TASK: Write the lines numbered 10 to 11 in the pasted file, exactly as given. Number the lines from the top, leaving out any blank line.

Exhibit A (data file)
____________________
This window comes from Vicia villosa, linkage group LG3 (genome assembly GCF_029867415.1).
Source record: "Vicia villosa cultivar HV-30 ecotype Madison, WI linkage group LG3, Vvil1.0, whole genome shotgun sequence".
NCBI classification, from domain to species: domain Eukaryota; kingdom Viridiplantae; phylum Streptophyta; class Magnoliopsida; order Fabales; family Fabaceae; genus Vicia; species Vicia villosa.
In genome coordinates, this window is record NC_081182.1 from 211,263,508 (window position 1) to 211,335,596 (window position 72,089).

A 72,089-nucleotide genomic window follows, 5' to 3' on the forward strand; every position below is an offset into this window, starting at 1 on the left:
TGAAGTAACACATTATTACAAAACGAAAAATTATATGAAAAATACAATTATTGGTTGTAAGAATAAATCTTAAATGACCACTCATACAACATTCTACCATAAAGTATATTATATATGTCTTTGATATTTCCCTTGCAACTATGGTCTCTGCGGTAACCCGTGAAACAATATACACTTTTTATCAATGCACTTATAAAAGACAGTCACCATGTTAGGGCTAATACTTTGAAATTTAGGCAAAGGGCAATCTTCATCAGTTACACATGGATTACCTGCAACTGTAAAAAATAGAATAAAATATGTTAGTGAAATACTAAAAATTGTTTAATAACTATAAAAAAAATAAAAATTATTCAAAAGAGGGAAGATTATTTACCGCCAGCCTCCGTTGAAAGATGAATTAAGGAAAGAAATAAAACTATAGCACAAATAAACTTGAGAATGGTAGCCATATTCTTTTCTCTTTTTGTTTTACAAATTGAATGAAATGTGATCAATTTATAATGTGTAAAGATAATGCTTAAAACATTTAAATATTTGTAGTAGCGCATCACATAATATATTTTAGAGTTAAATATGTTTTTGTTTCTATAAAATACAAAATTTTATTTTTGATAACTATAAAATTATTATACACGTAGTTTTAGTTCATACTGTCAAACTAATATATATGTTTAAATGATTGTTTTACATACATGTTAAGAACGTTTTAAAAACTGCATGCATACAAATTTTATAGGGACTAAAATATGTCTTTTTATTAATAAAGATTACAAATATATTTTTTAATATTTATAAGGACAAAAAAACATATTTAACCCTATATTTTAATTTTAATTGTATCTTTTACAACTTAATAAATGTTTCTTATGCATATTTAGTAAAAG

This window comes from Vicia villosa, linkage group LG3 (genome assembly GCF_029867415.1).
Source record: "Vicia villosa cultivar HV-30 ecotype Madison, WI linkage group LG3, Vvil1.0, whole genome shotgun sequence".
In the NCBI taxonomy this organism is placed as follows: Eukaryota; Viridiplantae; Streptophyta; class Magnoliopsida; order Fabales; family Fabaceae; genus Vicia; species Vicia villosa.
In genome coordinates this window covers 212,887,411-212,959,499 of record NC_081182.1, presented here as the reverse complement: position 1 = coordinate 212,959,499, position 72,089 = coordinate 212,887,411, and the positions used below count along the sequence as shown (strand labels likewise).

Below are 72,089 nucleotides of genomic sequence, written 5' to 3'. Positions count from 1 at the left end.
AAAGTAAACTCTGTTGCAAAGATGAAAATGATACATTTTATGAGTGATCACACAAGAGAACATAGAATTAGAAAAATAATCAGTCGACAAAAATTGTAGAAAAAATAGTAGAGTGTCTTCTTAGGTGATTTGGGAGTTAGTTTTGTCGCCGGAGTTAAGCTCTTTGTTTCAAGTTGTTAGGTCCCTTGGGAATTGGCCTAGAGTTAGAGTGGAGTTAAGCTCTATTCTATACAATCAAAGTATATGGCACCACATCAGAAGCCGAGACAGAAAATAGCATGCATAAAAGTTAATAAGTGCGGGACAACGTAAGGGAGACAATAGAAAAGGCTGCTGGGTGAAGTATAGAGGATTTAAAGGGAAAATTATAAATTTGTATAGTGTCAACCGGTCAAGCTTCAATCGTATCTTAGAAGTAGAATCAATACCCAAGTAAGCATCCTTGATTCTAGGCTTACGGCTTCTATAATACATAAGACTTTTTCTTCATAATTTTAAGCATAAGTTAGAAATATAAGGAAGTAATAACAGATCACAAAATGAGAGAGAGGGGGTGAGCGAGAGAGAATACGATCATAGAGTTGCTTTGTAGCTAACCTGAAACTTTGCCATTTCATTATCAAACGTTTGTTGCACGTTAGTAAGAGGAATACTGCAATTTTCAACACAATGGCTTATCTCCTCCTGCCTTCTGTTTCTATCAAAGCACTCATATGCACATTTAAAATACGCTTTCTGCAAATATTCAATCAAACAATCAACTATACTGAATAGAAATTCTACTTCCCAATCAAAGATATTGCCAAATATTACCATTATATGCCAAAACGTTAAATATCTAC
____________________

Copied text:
In genome coordinates this window covers 212,887,411-212,959,499 of record NC_081182.1, presented here as the reverse complement: position 1 = coordinate 212,959,499, position 72,089 = coordinate 212,887,411, and the positions used below count along the sequence as shown (strand labels likewise).

Below are 72,089 nucleotides of genomic sequence, written 5' to 3'. Positions count from 1 at the left end.